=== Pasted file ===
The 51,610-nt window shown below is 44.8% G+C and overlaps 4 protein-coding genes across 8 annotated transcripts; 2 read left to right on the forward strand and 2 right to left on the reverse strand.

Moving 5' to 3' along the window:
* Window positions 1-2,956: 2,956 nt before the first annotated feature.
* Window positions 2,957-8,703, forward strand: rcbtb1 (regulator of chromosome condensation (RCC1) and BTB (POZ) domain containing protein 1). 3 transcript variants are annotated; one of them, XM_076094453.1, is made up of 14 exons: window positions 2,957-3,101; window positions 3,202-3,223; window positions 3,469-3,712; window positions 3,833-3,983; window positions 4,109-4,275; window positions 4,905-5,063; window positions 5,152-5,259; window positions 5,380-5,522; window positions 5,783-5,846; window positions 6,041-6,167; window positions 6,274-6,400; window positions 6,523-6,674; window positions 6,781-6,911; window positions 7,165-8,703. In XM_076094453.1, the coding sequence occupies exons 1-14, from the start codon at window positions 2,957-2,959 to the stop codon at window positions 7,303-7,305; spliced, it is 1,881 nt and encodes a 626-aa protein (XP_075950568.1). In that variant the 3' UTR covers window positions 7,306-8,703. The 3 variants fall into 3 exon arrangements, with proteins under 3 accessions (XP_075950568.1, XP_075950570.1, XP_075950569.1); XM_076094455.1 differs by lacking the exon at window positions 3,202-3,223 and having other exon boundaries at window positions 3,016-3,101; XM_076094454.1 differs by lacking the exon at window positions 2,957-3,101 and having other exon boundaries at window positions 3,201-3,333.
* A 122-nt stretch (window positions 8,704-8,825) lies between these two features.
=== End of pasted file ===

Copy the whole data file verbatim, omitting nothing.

The 51,610-nt window shown below is 44.8% G+C and overlaps 4 protein-coding genes across 8 annotated transcripts; 2 read left to right on the forward strand and 2 right to left on the reverse strand.

Moving 5' to 3' along the window:
* Window positions 1-2,956: 2,956 nt before the first annotated feature.
* Window positions 2,957-8,703, forward strand: rcbtb1 (regulator of chromosome condensation (RCC1) and BTB (POZ) domain containing protein 1). 3 transcript variants are annotated; one of them, XM_076094453.1, is made up of 14 exons: window positions 2,957-3,101; window positions 3,202-3,223; window positions 3,469-3,712; window positions 3,833-3,983; window positions 4,109-4,275; window positions 4,905-5,063; window positions 5,152-5,259; window positions 5,380-5,522; window positions 5,783-5,846; window positions 6,041-6,167; window positions 6,274-6,400; window positions 6,523-6,674; window positions 6,781-6,911; window positions 7,165-8,703. In XM_076094453.1, the coding sequence occupies exons 1-14, from the start codon at window positions 2,957-2,959 to the stop codon at window positions 7,303-7,305; spliced, it is 1,881 nt and encodes a 626-aa protein (XP_075950568.1). In that variant the 3' UTR covers window positions 7,306-8,703. The 3 variants fall into 3 exon arrangements, with proteins under 3 accessions (XP_075950568.1, XP_075950570.1, XP_075950569.1); XM_076094455.1 differs by lacking the exon at window positions 3,202-3,223 and having other exon boundaries at window positions 3,016-3,101; XM_076094454.1 differs by lacking the exon at window positions 2,957-3,101 and having other exon boundaries at window positions 3,201-3,333.
* A 122-nt stretch (window positions 8,704-8,825) lies between these two features.